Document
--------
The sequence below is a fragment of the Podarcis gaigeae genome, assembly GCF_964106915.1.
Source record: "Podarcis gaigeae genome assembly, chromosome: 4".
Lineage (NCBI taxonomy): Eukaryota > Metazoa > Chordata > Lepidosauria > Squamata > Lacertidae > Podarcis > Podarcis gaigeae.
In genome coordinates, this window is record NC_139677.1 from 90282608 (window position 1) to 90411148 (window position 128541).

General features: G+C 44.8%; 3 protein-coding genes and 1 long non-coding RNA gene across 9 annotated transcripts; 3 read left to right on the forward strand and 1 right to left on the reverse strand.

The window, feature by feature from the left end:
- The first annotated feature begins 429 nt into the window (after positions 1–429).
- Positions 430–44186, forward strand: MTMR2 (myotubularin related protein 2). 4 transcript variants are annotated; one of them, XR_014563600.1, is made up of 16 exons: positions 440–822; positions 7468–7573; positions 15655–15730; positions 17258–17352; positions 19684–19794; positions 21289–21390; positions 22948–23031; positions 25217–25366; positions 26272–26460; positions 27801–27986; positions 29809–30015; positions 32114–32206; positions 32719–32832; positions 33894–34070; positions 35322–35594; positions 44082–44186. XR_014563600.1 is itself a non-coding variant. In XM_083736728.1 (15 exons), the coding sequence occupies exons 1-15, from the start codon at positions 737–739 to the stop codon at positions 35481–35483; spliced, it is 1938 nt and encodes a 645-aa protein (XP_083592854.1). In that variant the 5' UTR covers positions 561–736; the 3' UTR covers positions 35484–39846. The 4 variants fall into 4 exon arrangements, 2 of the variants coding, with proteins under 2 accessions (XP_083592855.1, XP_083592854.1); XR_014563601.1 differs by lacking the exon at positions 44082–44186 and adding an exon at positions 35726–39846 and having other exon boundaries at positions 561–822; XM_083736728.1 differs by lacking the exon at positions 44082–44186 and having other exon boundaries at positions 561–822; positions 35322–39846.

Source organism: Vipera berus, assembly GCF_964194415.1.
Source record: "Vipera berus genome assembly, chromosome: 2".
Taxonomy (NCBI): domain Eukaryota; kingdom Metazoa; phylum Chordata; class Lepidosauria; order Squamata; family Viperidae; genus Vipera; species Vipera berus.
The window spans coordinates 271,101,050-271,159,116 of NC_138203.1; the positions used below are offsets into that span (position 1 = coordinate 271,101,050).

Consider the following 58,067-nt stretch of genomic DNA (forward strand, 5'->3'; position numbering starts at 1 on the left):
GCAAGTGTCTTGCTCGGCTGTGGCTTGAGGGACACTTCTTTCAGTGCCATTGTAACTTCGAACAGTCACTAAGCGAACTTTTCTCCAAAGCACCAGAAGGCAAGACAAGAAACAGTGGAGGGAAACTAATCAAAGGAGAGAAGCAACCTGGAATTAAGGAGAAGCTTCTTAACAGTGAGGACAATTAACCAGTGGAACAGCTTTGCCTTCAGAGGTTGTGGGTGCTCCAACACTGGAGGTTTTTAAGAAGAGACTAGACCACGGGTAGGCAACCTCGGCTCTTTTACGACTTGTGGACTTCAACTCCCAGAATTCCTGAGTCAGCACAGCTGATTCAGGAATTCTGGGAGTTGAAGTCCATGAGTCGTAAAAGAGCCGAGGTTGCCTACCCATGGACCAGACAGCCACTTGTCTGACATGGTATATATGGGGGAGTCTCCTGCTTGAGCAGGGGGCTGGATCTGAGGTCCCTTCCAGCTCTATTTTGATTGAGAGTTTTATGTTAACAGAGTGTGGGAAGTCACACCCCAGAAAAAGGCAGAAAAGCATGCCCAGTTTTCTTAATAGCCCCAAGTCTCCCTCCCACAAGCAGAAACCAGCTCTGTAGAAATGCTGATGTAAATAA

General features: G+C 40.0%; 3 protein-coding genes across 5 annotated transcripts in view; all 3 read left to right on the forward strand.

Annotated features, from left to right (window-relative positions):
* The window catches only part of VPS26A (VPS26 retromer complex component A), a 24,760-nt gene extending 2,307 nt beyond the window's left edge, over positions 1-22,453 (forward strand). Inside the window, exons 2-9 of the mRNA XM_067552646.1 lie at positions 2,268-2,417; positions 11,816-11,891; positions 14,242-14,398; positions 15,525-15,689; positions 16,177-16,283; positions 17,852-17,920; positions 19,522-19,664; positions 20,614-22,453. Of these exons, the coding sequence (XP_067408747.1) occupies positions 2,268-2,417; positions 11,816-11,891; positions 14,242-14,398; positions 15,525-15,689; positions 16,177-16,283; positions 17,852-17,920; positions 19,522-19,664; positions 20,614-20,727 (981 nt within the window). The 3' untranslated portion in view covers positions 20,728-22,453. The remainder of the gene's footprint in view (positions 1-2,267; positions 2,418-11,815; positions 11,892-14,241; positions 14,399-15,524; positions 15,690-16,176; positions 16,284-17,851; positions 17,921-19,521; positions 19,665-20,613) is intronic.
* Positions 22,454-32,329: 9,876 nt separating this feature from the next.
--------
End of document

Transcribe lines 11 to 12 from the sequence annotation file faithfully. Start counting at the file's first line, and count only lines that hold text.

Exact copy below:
Taxonomy (NCBI): domain Eukaryota; kingdom Metazoa; phylum Chordata; class Lepidosauria; order Squamata; family Viperidae; genus Vipera; species Vipera berus.
The window spans coordinates 271,101,050-271,159,116 of NC_138203.1; the positions used below are offsets into that span (position 1 = coordinate 271,101,050).